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Stool Test: C. Difficile Toxin

Medically reviewed by: Larissa Hirsch, MD

What Are Stool Tests?

Testing a stool sample can help doctors find out what's going on when someone has a problem in the stomach, intestines, rectum, or other part of the gastrointestinal (GI) system.

Unlike most other lab tests, parents might need to collect the stool (feces or poop) sample for the test (also called a stool culture or fecal test). The doctor or lab will give instructions on how to do this.

Depending on the type of test, results can be back in 24–48 hours or take 3–4 days.

What Is a C. Difficile Test?

The intestines contain a variety of bacteria, many of which help the body digest food. Clostridium difficile (C. difficile) is one of many commonly found in children’s intestines and poop.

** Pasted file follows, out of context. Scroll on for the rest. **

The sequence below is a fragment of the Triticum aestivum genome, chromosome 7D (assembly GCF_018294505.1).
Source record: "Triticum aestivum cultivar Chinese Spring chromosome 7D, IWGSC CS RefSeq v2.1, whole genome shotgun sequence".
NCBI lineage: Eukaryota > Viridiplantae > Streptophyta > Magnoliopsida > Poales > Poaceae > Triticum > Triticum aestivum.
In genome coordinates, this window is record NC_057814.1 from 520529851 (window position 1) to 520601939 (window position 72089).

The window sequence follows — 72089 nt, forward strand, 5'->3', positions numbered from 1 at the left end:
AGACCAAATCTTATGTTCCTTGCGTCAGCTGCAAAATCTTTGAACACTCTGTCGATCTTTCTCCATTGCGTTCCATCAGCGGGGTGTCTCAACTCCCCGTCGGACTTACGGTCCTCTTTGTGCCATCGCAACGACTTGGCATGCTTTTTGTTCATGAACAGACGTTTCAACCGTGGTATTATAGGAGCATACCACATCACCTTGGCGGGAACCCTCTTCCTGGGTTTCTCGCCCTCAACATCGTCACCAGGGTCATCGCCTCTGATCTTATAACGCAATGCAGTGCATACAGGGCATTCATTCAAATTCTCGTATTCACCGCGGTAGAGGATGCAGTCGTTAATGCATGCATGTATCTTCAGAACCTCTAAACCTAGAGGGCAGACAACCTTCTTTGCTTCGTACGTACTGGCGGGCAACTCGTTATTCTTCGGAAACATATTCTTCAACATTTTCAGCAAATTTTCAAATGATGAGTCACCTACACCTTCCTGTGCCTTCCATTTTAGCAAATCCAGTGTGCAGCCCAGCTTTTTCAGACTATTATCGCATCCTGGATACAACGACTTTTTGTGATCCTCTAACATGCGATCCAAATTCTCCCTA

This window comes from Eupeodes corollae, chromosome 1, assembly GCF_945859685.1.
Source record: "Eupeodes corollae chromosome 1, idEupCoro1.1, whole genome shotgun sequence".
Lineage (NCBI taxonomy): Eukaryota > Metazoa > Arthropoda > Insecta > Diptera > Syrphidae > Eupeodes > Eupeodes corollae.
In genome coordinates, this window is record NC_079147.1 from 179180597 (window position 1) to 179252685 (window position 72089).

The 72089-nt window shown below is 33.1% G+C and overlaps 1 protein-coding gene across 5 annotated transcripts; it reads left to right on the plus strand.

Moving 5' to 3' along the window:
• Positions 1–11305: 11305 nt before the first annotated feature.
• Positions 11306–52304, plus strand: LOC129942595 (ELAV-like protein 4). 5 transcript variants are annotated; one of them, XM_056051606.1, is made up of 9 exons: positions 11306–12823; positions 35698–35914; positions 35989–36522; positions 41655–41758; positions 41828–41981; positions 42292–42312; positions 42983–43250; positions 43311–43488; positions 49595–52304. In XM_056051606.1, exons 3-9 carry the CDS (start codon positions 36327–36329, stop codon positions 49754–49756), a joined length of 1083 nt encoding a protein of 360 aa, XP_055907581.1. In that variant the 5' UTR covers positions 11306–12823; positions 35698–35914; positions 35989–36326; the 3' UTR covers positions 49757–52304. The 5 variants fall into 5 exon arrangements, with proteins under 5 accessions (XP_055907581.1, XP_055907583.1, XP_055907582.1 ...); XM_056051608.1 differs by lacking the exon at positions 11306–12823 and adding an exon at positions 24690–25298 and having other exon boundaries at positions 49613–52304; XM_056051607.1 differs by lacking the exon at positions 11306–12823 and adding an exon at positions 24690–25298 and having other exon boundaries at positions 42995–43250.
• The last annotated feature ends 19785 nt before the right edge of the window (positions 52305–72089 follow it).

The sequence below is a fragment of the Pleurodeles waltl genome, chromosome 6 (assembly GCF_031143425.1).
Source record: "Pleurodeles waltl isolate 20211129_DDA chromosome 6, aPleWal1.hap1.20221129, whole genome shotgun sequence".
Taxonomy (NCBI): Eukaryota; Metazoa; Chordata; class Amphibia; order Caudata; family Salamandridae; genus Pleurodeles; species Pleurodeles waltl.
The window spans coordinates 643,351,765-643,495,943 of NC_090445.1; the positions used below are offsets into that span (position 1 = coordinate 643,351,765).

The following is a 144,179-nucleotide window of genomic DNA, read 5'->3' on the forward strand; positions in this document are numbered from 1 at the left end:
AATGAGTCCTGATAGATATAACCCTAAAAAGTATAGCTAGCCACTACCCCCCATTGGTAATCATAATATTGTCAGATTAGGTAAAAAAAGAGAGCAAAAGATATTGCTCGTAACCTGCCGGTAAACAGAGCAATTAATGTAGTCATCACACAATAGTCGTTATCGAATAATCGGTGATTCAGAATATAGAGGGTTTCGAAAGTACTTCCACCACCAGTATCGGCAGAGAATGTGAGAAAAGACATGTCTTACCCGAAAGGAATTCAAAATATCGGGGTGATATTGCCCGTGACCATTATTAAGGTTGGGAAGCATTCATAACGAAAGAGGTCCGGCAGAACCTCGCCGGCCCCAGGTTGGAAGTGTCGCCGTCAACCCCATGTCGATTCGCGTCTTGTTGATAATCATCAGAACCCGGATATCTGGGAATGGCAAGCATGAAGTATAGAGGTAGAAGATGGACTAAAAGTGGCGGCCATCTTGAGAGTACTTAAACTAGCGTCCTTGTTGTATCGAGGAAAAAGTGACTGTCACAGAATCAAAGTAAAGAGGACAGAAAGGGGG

Normally, C. difficile (dif-uh-SEEL) bacteria are harmless. But they can make toxins (harmful substances) if there’s a problem with the bacterial balance in the colon. This can happen due to antibiotic treatment, chemotherapy, certain intestinal disorders, or conditions that affect the immune system.

Why Are C. Difficile Tests Done?

Doctors may order a C. difficile toxin stool test if a child recently took antibiotics or has a weaken immune system and has diarrhea, belly pain, a poor appetite, nausea, or a fever.

How Is the Test Done?

At the lab, a technician tests the stool sample for C. difficile toxins.

What if I Have Questions?

If you have questions about the C. difficile test or what the test results mean, talk to your doctor.

Medically reviewed by: Larissa Hirsch, MD
Date reviewed: June 2023